What’s the real difference between what men and women post on Facebook?

By Seriously Science | February 11, 2014 7:00 am
Figure 3. Words, phrases, and topics most highly distinguishing females and males. show more Female language features are shown on top while males below. Size of the word indicates the strength of the correlation; color indicates relative frequency of usage. Underscores (_) connect words of multiword phrases. Words and phrases are in the center; topics, represented as the 15 most prevalent words, surround. (:  females and  males; correlations adjusted for age; Bonferroni-corrected ).

Figure 3. Words, phrases, and topics most highly distinguishing females and males. Female language features are shown on top while males below. Size of the word indicates the strength of the correlation; color indicates relative frequency of usage. Underscores (_) connect words of multiword phrases. Words and phrases are in the center; topics, represented as the 15 most prevalent words, surround. (: females and males; correlations adjusted for age; Bonferroni-corrected ).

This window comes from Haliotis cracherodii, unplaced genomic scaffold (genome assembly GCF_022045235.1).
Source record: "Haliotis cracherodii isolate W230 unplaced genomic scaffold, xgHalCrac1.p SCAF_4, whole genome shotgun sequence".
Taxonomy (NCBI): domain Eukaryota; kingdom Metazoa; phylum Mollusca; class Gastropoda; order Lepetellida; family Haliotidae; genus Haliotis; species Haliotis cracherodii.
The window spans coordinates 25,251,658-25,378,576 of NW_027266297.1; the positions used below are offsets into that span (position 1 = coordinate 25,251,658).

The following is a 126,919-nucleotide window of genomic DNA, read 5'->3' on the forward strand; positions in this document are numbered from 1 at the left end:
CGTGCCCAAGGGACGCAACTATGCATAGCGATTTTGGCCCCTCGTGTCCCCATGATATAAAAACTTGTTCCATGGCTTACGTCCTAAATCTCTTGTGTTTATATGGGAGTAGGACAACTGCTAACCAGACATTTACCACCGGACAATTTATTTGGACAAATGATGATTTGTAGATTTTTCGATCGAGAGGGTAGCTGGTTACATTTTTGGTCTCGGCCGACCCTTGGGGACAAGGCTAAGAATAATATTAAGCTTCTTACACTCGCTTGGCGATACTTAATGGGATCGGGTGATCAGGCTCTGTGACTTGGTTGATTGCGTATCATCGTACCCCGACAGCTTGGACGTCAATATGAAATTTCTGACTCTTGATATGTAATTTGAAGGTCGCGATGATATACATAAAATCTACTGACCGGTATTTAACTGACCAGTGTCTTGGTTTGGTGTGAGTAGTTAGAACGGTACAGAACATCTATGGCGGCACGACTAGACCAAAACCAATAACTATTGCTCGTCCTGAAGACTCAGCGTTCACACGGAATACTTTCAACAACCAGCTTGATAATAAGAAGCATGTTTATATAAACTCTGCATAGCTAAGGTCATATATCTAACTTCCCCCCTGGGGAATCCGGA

File this under “reinforcing stereotypes“: these scientists use word clouds created from the Facebook messages of 75,000 people to reveal not only the differences between men and women (fighting,  football and xbox vs. babies, emoticons, and shopping), but between introverts and extroverts (anime and computers vs. parties and ‘chillin’).  If this hasn’t paralyzed you from depression, continue reading for a peek at the rest of the word clouds in all their glory. xD 

Personality, Gender, and Age in the Language of Social Media: The Open-Vocabulary Approach

“We analyzed 700 million words, phrases, and topic instances collected from the Facebook messages of 75,000 volunteers, who also took standard personality tests, and found striking variations in language with personality, gender, and age. In our open-vocabulary technique, the data itself drives a comprehensive exploration of language that distinguishes people, finding connections that are not captured with traditional closed-vocabulary word-category analyses. Our analyses shed new light on psychosocial processes yielding results that are face valid (e.g., subjects living in high elevations talk about the mountains), tie in with other research (e.g., neurotic people disproportionately use the phrase ‘sick of’ and the word ‘depressed’), suggest new hypotheses (e.g., an active life implies emotional stability), and give detailed insights (males use the possessive ‘my’ when mentioning their ‘wife’ or ‘girlfriend’ more often than females use ‘my’ with ‘husband’ or ‘boyfriend’). To date, this represents the largest study, by an order of magnitude, of language and personality.”